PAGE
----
How to Lace Running Shoes, According to the Experts
Whether you fall on the side of bunny ears or loop, swoop and pull, sometimes our laces need a little tweaking to make our running shoes fit just right.
If you’re experiencing discomfort or slipping while running, that doesn’t necessarily mean your shoe is the wrong size. Sometimes all you need to do is adjust your lacing technique to fix common running issues like cramped toes or heel slippage.
We spoke with shoe expert Stephanie Blozy, the owner of Fleet Feet Sports West Hartford in Connecticut, to bring you three alternative lacing systems that allow you to customize your shoe fit exactly to your foot.
“Customization is important because there is no average foot type or shape,” says Blozy. “Shoes are meant to fit 80 percent of the population out of the box, but about 20 percent need to customize our shoes through lacing or other techniques.”
Although the traditional crisscross lace remains the most common style, there are plenty of alternatives to try.
“People think you have to hit every eyelet, but you don’t,” she says. “The objective of shoelaces is to keep the shoe on your foot, in whatever way works. When you use these special methods your shoe will stay put.”
Running specialty stores like Blozy’s have the expertise to help you select and customize shoes for a perfect fit. They are also the hot spot to find this year’s award-winning Harmony Road shoe for distance runners.
If you’re experiencing heel slippage, foot pain or the dreaded black toenail, check out Blozy’s lacing techniques to fix these common running problems.
A common issue for runners is feeling like your foot is slipping out of the back of your shoe.
“The heel doesn’t slip all the way out, it’s just the sensation of the heel sliding, which is different and uncomfortable,” she says. “This heel slip is always the biggest issue.”
“What we do in that case is the heel lock, which secures the heel because the heel collar really grabs the foot.”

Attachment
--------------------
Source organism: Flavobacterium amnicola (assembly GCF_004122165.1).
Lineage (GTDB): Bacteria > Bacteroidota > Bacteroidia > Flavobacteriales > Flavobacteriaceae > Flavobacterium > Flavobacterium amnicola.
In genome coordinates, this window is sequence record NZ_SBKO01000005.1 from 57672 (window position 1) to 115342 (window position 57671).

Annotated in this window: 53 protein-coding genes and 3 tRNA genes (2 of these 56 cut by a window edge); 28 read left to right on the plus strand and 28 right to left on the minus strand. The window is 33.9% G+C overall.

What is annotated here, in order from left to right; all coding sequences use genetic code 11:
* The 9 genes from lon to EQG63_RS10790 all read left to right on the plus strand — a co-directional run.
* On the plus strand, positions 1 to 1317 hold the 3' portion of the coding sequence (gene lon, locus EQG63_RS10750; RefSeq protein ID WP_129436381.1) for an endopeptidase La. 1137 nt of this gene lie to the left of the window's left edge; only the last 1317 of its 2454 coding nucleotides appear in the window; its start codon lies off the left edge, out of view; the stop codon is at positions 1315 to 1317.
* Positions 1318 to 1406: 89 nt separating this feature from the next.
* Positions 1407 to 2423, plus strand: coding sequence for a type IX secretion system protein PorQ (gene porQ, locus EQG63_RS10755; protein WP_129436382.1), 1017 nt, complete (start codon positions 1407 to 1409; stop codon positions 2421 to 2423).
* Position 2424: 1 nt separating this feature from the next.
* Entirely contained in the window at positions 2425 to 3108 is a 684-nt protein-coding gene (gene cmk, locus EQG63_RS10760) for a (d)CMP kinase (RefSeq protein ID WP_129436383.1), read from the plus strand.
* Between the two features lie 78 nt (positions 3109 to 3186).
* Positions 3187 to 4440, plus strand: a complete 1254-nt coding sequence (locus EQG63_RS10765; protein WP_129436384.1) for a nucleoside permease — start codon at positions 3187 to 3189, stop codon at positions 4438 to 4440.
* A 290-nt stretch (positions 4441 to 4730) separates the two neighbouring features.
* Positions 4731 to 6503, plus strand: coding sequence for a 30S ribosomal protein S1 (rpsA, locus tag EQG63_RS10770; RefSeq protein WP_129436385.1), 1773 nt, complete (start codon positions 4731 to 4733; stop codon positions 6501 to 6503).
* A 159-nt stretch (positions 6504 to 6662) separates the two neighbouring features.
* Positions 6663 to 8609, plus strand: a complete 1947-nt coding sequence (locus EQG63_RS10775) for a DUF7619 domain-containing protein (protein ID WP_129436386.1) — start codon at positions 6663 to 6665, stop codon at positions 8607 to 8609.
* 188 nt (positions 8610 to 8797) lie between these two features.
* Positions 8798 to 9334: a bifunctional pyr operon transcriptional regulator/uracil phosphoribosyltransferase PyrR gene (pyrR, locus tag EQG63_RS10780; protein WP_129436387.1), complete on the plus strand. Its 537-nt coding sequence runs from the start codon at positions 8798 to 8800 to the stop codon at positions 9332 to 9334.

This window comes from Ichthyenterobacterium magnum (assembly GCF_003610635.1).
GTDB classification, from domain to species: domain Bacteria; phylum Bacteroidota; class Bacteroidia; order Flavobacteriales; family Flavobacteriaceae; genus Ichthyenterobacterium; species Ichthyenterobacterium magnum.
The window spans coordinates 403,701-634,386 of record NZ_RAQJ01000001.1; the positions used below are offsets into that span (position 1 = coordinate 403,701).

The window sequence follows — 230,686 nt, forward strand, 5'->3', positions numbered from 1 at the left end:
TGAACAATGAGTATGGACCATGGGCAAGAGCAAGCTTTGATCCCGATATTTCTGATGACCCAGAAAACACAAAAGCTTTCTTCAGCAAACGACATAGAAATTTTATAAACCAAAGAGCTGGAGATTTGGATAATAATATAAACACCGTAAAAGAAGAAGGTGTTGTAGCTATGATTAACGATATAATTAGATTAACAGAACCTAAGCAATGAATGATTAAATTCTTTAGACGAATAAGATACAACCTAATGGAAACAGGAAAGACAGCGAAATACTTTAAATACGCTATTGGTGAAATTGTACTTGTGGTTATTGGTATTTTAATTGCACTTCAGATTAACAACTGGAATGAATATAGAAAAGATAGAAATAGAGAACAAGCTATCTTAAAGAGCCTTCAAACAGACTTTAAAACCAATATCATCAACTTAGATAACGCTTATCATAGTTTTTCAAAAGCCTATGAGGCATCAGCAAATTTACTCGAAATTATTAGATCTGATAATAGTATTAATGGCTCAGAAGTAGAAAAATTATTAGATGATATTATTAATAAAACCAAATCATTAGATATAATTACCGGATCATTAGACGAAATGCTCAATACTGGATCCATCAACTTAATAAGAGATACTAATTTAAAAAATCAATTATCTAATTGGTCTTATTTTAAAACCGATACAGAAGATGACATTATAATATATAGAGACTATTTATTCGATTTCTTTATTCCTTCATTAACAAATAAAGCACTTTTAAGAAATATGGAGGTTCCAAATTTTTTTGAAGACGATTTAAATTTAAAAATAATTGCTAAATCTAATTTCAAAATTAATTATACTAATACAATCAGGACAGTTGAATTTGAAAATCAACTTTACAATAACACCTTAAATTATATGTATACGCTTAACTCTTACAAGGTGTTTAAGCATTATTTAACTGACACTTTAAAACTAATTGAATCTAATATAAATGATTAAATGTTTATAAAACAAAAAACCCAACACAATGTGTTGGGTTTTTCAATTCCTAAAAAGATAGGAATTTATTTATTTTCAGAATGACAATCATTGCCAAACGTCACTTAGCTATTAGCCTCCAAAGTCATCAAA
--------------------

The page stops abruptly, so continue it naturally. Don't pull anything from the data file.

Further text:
Lace your shoe normally, then insert each lace into the highest eyelet on the same side, but don’t pull all the way through so you leave a loop on each side. Cross the laces through the opposite loop and pull tight, then tie a normal bow.
Runners are used to tenderness, blisters, bunions and bumps on their feet. In this case, Blozy recommends creating a window around the sore spot to alleviate the discomfort.
“I have a big bump on the top of my foot and every time the shoelace hits it, it causes discomfort,” she says. “By creating a window around the lace, it removes some of the pressure."
Instead of lacing back and forth, string the laces vertically around the sore spot. After the laces pass the tender area, return to traditional crisscross lacing and tie normally.
Up and Away Tie
Every runner knows that black toenails are part of the sport, but there’s a simple fix to a cramped toe box. This method lifts the laces to relieve pressure around the toe area and top of foot.
“If you have any volume or height to your foot, this lace pushes the zigzags up and away from your foot and toes so you have extra space,” she says.
Pull your laces through the bottom loop with about one-third of the lace in one hand and two-thirds in the other. Lace the shorter end through the top eyelet on the opposite side, forming a diagonal lace across the length of the shoe. With the other lace, zigzag back and forth through every eyelet on both sides. When you get to the top of the shoe, tie normally.
How do you lace your running shoes? Let us know by tweeting @Reebok!